We Used to Play That
Video games are a $100 billion global industry reaching millions of people ranging from the casual player to competitive gamers.
The Museum of Texas Tech University, in partnership with the Texas Tech Humanities Center, takes a look at the history, culture and consumer impact of video games in a new exhibition, We Use to Play That! Video Games for a Globalized World.
The exhibition features games and memorabilia from the Learning Games Initiative Research Archive at the University of Arizona. The exhibition will be open from February 9 through July 8, 2019.
Video game packaging, posters, postage stamps, and consoles are all included in the exhibition. The intent is to look at games that were developed primarily for a local market, those that were developed with the intent of selling them around the world and those local games that found an international audience.
In the early 1970s, the huge success of a new type of play activity called "Pong" installed the word as a synonym for video gaming. What started at bars in the San Francisco Bay area spread in a few years to thousands of households. Video games became a phenomenon that spread around the world like wildfire. Games, controllers, accessories, paraphernalia, and game culture defined the late 20th and the 21st centuries.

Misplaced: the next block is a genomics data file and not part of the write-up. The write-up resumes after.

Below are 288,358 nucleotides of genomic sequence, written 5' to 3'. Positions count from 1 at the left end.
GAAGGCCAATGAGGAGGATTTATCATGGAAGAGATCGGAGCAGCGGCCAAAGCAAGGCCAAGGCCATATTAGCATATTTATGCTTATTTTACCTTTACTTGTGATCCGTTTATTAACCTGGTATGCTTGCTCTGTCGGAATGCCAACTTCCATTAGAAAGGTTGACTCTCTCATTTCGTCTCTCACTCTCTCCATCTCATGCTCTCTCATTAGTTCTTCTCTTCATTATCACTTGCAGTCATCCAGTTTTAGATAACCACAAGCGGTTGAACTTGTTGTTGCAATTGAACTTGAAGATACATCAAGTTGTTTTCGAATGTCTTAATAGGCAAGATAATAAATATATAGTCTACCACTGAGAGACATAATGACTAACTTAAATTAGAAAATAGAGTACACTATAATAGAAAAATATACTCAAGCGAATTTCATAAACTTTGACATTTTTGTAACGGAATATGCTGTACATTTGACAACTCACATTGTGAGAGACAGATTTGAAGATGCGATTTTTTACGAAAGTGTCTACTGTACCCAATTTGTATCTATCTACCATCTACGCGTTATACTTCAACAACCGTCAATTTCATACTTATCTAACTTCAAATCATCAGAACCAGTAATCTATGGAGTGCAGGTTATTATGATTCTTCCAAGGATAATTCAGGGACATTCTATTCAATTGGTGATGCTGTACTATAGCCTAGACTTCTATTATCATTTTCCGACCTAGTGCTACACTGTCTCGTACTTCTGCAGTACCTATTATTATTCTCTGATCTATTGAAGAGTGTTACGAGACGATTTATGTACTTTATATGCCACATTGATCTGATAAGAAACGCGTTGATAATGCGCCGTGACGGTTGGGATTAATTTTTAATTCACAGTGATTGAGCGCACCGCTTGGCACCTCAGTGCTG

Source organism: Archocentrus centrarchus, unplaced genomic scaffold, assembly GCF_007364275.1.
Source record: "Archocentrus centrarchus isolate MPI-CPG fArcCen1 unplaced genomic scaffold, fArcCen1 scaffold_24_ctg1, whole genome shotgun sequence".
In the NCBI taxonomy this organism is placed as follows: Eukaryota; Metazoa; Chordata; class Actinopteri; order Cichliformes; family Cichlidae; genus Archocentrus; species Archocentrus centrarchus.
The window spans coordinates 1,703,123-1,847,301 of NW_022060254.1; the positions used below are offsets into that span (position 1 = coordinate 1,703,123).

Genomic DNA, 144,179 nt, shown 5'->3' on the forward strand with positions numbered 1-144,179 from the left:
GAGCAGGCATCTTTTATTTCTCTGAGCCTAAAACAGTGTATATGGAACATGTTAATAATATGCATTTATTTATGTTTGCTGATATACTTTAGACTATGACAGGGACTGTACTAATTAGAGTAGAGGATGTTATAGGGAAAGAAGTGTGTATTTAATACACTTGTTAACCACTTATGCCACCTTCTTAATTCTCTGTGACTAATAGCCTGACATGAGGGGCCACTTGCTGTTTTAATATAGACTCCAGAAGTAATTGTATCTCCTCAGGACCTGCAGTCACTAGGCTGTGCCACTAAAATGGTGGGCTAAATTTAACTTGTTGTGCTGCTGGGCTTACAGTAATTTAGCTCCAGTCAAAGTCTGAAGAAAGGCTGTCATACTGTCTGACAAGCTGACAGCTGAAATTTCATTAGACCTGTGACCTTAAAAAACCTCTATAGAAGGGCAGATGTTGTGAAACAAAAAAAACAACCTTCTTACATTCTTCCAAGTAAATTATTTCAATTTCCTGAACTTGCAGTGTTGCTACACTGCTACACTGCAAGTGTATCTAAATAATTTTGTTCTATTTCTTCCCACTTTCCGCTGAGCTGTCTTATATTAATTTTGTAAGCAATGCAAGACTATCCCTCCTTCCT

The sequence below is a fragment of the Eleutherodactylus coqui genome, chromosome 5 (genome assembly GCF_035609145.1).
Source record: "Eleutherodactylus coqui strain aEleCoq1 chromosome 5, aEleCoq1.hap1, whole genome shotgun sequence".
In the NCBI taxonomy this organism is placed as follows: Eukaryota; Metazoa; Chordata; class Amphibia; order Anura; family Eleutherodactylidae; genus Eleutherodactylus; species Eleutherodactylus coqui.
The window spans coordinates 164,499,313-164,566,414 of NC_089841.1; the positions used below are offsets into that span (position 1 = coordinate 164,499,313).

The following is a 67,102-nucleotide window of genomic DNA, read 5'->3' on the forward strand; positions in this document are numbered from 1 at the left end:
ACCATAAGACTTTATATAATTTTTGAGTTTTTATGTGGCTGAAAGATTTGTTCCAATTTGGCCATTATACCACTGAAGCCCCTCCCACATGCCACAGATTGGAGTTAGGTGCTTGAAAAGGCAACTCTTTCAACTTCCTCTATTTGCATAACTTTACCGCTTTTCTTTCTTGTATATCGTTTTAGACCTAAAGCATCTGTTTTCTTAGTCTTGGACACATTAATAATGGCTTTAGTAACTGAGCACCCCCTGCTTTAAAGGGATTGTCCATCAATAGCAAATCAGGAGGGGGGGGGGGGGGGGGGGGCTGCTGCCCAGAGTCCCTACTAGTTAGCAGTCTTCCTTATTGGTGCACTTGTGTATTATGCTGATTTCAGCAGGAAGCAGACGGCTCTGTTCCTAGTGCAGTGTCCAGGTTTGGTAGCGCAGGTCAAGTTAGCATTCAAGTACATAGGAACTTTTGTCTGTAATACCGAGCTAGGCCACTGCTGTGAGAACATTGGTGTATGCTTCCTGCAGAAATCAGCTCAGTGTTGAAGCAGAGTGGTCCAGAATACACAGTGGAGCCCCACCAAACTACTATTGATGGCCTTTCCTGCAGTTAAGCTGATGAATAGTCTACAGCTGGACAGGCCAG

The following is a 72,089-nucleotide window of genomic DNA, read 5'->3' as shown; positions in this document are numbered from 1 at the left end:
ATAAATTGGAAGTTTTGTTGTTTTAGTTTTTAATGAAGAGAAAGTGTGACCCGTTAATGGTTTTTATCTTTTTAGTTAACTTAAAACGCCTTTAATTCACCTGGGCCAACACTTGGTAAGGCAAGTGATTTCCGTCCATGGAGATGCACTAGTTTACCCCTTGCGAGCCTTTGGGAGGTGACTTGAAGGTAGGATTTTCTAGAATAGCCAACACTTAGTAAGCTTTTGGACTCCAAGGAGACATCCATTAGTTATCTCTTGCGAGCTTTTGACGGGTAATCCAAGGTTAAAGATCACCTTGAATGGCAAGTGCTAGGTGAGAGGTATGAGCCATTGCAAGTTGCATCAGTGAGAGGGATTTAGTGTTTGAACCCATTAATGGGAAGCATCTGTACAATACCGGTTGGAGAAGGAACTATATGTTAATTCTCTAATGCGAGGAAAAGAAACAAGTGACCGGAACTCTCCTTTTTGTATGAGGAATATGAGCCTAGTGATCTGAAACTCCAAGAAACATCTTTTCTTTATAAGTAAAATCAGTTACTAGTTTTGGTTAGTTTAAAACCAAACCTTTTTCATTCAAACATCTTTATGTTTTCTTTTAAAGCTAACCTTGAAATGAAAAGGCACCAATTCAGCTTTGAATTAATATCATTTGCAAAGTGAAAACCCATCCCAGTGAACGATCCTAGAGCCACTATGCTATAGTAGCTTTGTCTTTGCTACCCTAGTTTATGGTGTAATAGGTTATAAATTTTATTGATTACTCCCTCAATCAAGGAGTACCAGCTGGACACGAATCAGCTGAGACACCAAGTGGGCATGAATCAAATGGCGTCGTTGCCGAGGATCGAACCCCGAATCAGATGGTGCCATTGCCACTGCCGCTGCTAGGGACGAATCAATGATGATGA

Games are instances of play. French theoretician Roger Caillois characterized play as a free but circumscribed activity whose results are unknown and does not have a practical goal. Rules govern play, and those who engage in it are aware of not being acting for real.
Video games shape many people's everyday daily routines, fantasies, and world-view. Virtual game characters and icons have spawned clothing, accessories, vocabulary, expressions, and patterns of behavior that have become central to our contemporary culture. If in the past video games' plots took elements from films and literature, the flow has reversed. Today, video games have transformed our way to tell stories as they reflect and address social issues.
Originally developed in California, U.S, and Japan, the video game industry is today one of the fastest growing sectors in U.S economy. It has been and is a major driver of globalization. First distributed by retail stores, in our digital age any coder can create their own video game, there are as many popular games online as there are in hard copy formats, and political differences or international laws have not stemmed participation in massive multiplayer online games or exchanges among international games developers.In our technologically based media age rapidly and video game collections reflect the history of recent technology. Young people are already nostalgic about games they played when they were kids and are now considered history. The objects in this exhibition span from the early 1970s to our current decade and show the evolution of the technology, characters, and the culture that evolved around them.